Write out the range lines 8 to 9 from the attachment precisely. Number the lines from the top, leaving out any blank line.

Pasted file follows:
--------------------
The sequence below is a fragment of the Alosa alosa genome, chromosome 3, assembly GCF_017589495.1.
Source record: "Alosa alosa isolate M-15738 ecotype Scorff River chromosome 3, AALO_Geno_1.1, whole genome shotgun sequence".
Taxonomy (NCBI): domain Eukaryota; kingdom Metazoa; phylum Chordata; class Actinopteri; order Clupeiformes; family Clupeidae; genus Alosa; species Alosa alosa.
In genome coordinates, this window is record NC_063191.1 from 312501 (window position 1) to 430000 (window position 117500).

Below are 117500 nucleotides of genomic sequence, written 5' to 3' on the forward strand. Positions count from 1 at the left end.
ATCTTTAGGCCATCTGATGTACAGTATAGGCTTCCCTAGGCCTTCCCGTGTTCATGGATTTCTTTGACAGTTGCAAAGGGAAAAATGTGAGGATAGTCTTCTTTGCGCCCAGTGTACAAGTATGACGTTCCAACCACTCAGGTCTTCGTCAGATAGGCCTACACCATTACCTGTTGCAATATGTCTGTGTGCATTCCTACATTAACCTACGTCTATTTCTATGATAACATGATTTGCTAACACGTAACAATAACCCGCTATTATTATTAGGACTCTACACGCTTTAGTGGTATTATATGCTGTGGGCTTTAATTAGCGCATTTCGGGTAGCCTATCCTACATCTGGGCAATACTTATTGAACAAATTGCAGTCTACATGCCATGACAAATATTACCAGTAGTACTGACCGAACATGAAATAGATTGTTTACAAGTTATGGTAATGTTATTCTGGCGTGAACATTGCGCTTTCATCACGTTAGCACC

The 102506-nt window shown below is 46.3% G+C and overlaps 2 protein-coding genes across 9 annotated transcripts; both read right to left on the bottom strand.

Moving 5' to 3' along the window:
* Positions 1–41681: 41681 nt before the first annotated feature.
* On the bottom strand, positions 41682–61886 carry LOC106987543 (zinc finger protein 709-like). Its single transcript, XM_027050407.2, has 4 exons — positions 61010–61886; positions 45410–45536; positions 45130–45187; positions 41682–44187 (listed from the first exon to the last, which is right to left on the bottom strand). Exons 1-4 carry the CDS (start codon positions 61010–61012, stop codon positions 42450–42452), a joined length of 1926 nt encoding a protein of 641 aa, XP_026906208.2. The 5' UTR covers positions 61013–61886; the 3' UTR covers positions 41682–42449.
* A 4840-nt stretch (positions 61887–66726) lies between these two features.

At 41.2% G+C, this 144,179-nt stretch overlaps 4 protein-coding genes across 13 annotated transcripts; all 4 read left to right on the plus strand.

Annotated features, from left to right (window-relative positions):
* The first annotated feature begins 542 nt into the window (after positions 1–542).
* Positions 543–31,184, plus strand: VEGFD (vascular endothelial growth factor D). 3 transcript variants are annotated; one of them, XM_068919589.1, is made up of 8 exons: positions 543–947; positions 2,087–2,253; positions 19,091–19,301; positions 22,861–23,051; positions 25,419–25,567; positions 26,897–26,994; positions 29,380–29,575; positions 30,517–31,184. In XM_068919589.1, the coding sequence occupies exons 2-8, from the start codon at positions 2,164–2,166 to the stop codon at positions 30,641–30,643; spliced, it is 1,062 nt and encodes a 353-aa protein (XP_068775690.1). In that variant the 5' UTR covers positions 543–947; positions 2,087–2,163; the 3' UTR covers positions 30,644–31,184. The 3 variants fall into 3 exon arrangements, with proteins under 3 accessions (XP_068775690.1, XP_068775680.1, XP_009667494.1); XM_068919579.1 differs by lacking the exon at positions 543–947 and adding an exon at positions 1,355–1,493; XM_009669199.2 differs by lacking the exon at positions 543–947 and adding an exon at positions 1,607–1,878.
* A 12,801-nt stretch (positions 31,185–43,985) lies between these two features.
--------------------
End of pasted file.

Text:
Moving 5' to 3' along the window:
* Positions 1–41681: 41681 nt before the first annotated feature.